The Non-Hearsay Of False Statements

When a fraudulent or false statement is made, how does the rule against hearsay consider the admissibility of the statement? A line of cases holds that when a statement is offered to show the falsity, the hearsay rule is not implicated, including by the Supreme Court in Anderson v. United States, 417 U.S. 211, 220-21 (1974)

The hearsay rule precludes an out of court statement which is offered "to prove the truth of the matter asserted in the statement," under FRE 801(c)(2), unless a hearsay exception applies. However, as recently noted in the Federal Evidence Blog, fraudulent statements may be admitted as non-hearsay. See Fraudulent Check Endorsements Were Not Hearsay (considering United States v. Bowles, _ F.3d _ (1st Cir. May 7, 2014) (No. 13–1575) (in theft of government funds trial, the hearsay rule did not apply to check signature endorsements which were forged and therefore not offered for the truth of the matter asserted)).

This issue typically arises in cases involving fraudulent or false statements. For other case examples, consider:

  • Supreme Court: Anderson v. United States, 417 U.S. 211, 220-21 (1974) (“[T]he point of the prosecutor's introducing those statements was simply to prove that the statements were made so as to establish a foundation for later showing, through other admissible evidence, that they were false. . . . Here, since the prosecution was not contending that anything [the codefendants] said at the election contest was true, the other defendants had no interest in cross-examining them so as to put their credibility in issue.”)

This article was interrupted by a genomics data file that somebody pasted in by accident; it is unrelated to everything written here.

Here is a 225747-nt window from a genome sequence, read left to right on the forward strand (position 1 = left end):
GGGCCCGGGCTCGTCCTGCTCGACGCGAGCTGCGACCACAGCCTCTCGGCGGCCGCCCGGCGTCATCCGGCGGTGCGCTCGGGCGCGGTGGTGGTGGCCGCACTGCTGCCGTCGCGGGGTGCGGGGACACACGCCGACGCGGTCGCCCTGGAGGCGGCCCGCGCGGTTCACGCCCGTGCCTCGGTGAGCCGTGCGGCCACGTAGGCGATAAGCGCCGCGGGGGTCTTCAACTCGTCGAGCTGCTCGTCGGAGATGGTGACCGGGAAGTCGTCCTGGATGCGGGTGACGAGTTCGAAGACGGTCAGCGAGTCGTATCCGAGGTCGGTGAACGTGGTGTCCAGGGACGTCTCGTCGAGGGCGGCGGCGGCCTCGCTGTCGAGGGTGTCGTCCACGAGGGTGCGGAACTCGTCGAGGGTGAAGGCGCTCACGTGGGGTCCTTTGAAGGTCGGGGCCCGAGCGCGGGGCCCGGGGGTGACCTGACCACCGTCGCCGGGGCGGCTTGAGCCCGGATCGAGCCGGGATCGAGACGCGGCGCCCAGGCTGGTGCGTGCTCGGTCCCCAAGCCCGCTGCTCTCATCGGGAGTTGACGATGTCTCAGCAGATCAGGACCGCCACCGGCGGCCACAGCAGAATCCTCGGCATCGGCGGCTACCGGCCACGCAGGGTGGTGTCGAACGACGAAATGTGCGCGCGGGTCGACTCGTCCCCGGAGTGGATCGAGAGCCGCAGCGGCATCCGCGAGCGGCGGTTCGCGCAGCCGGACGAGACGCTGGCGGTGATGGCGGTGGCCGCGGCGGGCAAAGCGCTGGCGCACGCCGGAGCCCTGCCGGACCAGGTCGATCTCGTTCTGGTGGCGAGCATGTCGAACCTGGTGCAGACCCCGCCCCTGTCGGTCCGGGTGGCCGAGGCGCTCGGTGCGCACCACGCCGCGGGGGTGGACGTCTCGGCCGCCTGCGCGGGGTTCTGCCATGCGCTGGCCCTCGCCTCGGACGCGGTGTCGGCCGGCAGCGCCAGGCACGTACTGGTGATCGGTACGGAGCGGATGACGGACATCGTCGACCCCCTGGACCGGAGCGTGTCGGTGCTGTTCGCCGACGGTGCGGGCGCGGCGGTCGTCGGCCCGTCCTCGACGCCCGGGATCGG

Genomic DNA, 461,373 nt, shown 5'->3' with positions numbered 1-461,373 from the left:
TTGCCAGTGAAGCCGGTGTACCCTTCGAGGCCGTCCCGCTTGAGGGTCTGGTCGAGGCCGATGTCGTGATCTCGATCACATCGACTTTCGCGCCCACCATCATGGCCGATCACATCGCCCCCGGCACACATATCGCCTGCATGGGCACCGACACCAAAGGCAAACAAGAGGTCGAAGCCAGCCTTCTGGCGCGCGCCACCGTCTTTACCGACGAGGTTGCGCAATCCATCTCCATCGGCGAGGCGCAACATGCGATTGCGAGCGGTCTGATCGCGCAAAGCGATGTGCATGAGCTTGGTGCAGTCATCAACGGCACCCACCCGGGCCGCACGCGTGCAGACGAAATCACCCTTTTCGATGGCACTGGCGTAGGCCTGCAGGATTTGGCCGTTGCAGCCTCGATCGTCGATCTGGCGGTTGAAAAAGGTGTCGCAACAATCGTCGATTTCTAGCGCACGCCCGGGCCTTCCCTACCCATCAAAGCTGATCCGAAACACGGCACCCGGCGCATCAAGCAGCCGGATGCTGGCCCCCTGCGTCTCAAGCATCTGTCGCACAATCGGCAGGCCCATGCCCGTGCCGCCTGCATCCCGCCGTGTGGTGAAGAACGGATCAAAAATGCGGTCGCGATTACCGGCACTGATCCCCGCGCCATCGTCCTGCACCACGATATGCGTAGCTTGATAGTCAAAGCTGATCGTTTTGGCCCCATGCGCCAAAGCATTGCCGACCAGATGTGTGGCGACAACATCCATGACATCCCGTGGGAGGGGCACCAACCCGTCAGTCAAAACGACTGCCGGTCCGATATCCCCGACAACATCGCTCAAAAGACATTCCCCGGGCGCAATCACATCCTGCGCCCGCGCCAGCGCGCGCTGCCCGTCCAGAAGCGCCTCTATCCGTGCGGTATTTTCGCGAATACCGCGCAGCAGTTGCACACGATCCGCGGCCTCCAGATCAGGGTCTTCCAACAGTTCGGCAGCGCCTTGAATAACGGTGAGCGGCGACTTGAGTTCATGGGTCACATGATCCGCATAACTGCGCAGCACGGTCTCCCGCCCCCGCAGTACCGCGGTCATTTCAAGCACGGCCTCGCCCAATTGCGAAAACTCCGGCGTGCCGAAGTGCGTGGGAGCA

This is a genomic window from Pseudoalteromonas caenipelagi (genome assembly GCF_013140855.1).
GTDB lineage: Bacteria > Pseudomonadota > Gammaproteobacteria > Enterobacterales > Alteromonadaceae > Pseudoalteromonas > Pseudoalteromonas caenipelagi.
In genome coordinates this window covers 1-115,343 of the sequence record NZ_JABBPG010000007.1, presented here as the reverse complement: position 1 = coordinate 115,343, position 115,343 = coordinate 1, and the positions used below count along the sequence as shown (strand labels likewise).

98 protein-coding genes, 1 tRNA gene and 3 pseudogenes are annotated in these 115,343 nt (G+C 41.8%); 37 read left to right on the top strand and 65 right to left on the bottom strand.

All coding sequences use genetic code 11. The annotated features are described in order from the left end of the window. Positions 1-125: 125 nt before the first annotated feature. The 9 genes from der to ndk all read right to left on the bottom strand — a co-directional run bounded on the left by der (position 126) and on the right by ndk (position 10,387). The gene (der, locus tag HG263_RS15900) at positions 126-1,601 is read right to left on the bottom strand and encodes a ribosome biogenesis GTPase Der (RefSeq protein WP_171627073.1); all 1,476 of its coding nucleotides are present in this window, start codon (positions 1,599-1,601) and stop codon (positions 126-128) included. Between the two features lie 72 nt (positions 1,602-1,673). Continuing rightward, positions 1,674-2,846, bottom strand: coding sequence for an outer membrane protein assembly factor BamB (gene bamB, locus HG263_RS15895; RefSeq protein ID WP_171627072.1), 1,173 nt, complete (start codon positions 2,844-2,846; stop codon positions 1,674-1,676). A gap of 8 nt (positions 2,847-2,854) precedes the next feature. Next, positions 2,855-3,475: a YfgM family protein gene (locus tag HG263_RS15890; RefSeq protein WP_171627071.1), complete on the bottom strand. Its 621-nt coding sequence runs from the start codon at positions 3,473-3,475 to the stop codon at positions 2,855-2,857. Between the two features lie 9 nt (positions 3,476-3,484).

• Sixth Circuit: United States v. Hathaway, 798 F.2d 902, 907 (6th Cir. 1986) (statements that defendant intended to defraud customers was admissible as false exculpatory and was not hearsay since not offered for the truth of the matter).
  • Ninth Circuit: United States v. Candoli, 870 F.2d 496, 508 (9th Cir. 1989) (officer questioning two individuals could not recall which made a false exculpatory statement; statement was admissible alternatively as an admission or false exculpatory); United States v. Hackett, 638 F.2d 1179, 1186-87 (9th Cir. 1980) (statements of one codefendant admissible against another admissible as false exculpatory, implying consciousness of guilt, and were not hearsay), cert. denied, 450 U.S. 1001 (1981)
  • D.C. Circuit: See also United States v. Fahnbulleh, _ F.3d _ (D.C. Cir. June 13, 2014) (Nos. 11–3045, 11–3047) (in fraud prosecution, in considering the admissibility of business records, circuit notes but does not decide whether the records would not raise a hearsay issue if the records were offered for the non-hearsay purpose to establish the falsity of the records) (citing Anderson v. United States, 417 U.S. 211, 220 (1974))

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